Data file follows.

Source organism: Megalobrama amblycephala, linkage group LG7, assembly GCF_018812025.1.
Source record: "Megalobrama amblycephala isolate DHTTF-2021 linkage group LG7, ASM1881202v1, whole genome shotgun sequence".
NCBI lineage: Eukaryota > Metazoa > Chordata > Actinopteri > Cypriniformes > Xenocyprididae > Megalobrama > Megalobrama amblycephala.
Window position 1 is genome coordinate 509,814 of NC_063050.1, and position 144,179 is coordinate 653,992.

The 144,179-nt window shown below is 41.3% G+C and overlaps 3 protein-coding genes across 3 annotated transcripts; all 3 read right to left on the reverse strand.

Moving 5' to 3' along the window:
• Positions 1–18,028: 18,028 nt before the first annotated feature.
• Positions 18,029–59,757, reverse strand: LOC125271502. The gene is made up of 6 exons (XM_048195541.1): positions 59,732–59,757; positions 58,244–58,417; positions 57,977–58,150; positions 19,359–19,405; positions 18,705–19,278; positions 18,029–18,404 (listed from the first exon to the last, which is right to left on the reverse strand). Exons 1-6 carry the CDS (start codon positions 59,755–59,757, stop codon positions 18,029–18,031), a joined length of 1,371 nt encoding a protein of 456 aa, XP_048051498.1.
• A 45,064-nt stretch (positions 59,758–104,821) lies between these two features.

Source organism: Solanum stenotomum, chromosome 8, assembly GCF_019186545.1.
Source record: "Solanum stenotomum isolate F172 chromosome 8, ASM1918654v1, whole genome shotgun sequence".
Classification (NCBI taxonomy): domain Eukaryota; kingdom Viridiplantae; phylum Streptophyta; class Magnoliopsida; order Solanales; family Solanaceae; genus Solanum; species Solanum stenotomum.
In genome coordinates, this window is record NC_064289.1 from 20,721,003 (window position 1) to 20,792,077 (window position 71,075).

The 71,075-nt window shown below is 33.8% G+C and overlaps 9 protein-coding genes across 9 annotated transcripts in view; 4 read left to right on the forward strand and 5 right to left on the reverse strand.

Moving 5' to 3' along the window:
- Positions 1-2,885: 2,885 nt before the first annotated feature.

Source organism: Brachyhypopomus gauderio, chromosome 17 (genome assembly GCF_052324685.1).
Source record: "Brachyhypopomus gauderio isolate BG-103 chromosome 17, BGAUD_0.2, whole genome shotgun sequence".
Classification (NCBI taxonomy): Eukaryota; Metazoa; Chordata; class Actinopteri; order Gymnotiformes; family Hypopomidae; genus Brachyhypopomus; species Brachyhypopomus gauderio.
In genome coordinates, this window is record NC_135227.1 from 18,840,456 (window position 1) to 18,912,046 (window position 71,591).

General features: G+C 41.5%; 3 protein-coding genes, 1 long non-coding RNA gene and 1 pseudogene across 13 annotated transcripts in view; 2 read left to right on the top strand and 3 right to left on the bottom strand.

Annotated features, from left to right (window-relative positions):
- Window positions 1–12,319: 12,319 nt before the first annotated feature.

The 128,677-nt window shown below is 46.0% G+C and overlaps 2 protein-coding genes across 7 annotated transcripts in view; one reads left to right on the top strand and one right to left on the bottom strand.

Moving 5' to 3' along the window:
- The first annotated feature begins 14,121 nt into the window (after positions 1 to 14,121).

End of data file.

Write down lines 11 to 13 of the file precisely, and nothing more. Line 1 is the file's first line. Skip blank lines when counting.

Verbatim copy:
Source record: "Solanum stenotomum isolate F172 chromosome 8, ASM1918654v1, whole genome shotgun sequence".
Classification (NCBI taxonomy): domain Eukaryota; kingdom Viridiplantae; phylum Streptophyta; class Magnoliopsida; order Solanales; family Solanaceae; genus Solanum; species Solanum stenotomum.
In genome coordinates, this window is record NC_064289.1 from 20,721,003 (window position 1) to 20,792,077 (window position 71,075).